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John Hopper (London, UK)
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Dickens and the Workhouse: Oliver Twist and the London Poor
Dickens and the Workhouse: Oliver Twist and the London Poor
Price: £8.75

5.0 out of 5 stars Fascinating, 9 July 2014
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This is an absolutely splendid book examining the links between Dickens's works, especially Oliver Twist, and the operation of workhouses and the Poor Law regime in London, particularly the Cleveland Street workhouse which was a stone's throw from number 10 Norfolk Street where Dickens lived on two occasions with his family, as a very small boy and again in his late teens. The author shows how the proximity of the workhouse may have come to influence Dickens's early thinking and his reformist views, leading him to roundly condemn the operation of the New Poor Law in Oliver Twist. Through delving into architectural and commercial history, the author traces the history of No 10 Norfolk Street and the owners of the surrounding shops to trace possible influences on characters and their experiences in the novels. It's a fascinating slice of social and literary history, with some interesting photos and drawings. The Cleveland Street workhouse is still standing and was latterly a branch of the Middlesex Hospital which closed in 2006 and whose main building nearby has since been demolished. The author recounts many details of the horrible suffering that went on within the walls of this and other workhouses, especially after the Poor Law Reform of 1834, which made the regime much harsher and split up families, and also explores the link with the contemporary Anatomy Act, by which the corpses of those who died in workhouses were passed to medical schools for dissection, instead of a decent burial, a fate previously restricted only to the corpses of executed criminals. A powerful and fascinating read.


Oliver Twist Investigates
Oliver Twist Investigates
Price: £4.79

4.0 out of 5 stars Interesting take on the events of Oliver Twist, 7 July 2014
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Spin off Dickens novel where Oliver Twist, having just come of age, receives from his lawyer a final communication written by Fagin on the eve of his execution years before, in which he exposes a number of secrets surrounding the life and death of Nancy (no spoilers here!). Oliver then investigates the truth by seeking down and interviewing a number of the surviving characters, including his youthful nemeses Mr Bumble and Noah Claypole, and a reformed Artful Dodger, now a prosperous businessman in Australia. He even interviews Charles Dickens who, in this spin off universe, drew on real life for the characters and situations in his Oliver Twist, but changed them to protect certain secrets relating to himself and others; even Mrs Dickens makes an appearance. The final conclusions are quite shocking and some may find them distasteful, but this was an engaging read and the author has a good turn of phrase, though the constant descriptions of squalor and degradation do become rather repetitive, and the structure of the novel with each chapter being a new interpretation of past events by one character or another, will not appeal to everyone. An interesting take and I may have to re-read the original novel, not one of my favourite Dickens novels.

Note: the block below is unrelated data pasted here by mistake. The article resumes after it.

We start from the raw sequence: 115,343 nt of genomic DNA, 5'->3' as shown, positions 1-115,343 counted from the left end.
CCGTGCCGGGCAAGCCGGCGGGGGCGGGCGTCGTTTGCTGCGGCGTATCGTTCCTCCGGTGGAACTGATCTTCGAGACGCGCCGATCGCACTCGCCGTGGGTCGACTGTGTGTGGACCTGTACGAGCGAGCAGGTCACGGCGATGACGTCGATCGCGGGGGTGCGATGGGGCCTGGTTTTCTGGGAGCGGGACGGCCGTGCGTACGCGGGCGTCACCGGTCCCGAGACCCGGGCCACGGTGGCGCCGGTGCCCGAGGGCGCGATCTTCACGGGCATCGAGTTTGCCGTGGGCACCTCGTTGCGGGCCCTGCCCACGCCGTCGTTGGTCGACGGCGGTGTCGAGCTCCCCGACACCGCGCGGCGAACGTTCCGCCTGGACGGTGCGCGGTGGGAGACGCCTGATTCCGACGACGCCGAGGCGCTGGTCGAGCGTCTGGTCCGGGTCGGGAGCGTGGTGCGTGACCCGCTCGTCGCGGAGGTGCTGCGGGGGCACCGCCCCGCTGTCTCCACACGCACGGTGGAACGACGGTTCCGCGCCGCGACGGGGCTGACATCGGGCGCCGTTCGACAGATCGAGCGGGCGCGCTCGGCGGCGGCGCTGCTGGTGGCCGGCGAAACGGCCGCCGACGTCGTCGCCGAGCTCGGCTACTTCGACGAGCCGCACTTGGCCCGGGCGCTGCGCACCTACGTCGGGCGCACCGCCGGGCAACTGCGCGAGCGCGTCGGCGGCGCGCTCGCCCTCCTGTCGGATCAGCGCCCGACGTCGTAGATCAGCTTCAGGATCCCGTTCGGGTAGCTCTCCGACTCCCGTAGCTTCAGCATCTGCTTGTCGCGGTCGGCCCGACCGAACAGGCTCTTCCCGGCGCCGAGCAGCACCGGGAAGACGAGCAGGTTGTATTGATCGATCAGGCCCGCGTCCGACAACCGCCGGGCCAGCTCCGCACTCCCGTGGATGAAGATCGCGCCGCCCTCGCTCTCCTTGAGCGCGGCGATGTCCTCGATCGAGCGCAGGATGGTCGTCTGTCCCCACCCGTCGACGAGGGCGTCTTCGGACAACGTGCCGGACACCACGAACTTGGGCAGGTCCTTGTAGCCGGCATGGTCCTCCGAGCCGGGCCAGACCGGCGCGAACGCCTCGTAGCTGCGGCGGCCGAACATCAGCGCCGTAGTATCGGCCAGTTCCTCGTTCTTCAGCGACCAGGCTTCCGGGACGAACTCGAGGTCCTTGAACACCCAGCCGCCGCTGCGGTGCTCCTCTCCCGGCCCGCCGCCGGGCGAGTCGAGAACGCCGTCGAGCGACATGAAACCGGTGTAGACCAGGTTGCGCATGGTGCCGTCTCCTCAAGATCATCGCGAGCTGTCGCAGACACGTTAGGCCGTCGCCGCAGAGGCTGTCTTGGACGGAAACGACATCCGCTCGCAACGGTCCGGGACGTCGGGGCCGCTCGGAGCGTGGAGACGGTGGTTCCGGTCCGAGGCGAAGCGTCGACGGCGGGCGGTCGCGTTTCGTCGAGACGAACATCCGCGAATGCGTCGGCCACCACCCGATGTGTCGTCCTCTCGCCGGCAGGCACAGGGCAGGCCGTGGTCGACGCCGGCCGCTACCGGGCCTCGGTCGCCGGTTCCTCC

The Crown in the Heather (The Bruce Trilogy Book 1)
The Crown in the Heather (The Bruce Trilogy Book 1)
Price: £1.80

3.0 out of 5 stars Disappointing, 5 July 2014
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This is the first of a trilogy about Robert the Bruce. It is the fourth of her historical novels I have read, but whereas I quite enjoyed her brace of novels about Isabella "the She Wolf" and Roger Mortimer, and her self-standing novel about Owain Glyndwr, I found this disappointing by comparison. The author again evokes the setting well, but I just couldn't care about any of the characters either on the Scottish or English side and found myself skimming parts of it, though it's a fairly short read at 285 pages. Disappointing and I probably won't bother with the sequels.


Fingersmith
Fingersmith
Price: £5.99

4.0 out of 5 stars Very well written, but I feel ambiguous about this one, 3 July 2014
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This review is from: Fingersmith (Kindle Edition)
This modern literary classic is very well written and for the most part a good page turner, but I am not entirely sure what I thought about it and whether I really liked it. It is difficult to describe the plot without giving too much away, but it is a novel set in mid Victorian times about changing identities, multiple deceptions and the yawning gulf between different classes of people at the time. It is also a novel dealing with mental illness and the most shocking parts of the book for me were the horrible descriptions of how mentally ill women (and such men as well, no doubt, though they don't feature in this novel) were treated at the time to try to shock or force them out of their condition. I wasn't keen on the conclusion and the very ending, slightly reminiscent in some ways of the ending of Dickens's Great Expectations, I found ambiguous and rather unsatisfactory. I didn't much care for either of the main two female characters, Maud and Susan, though one or two of the lesser characters (such as Mrs Sucksby) came across as being quite Dickensian.


Court Confidential: Inside the World of Tennis
Court Confidential: Inside the World of Tennis
Price: £10.19

3.0 out of 5 stars A little disappointing, 29 Jun 2014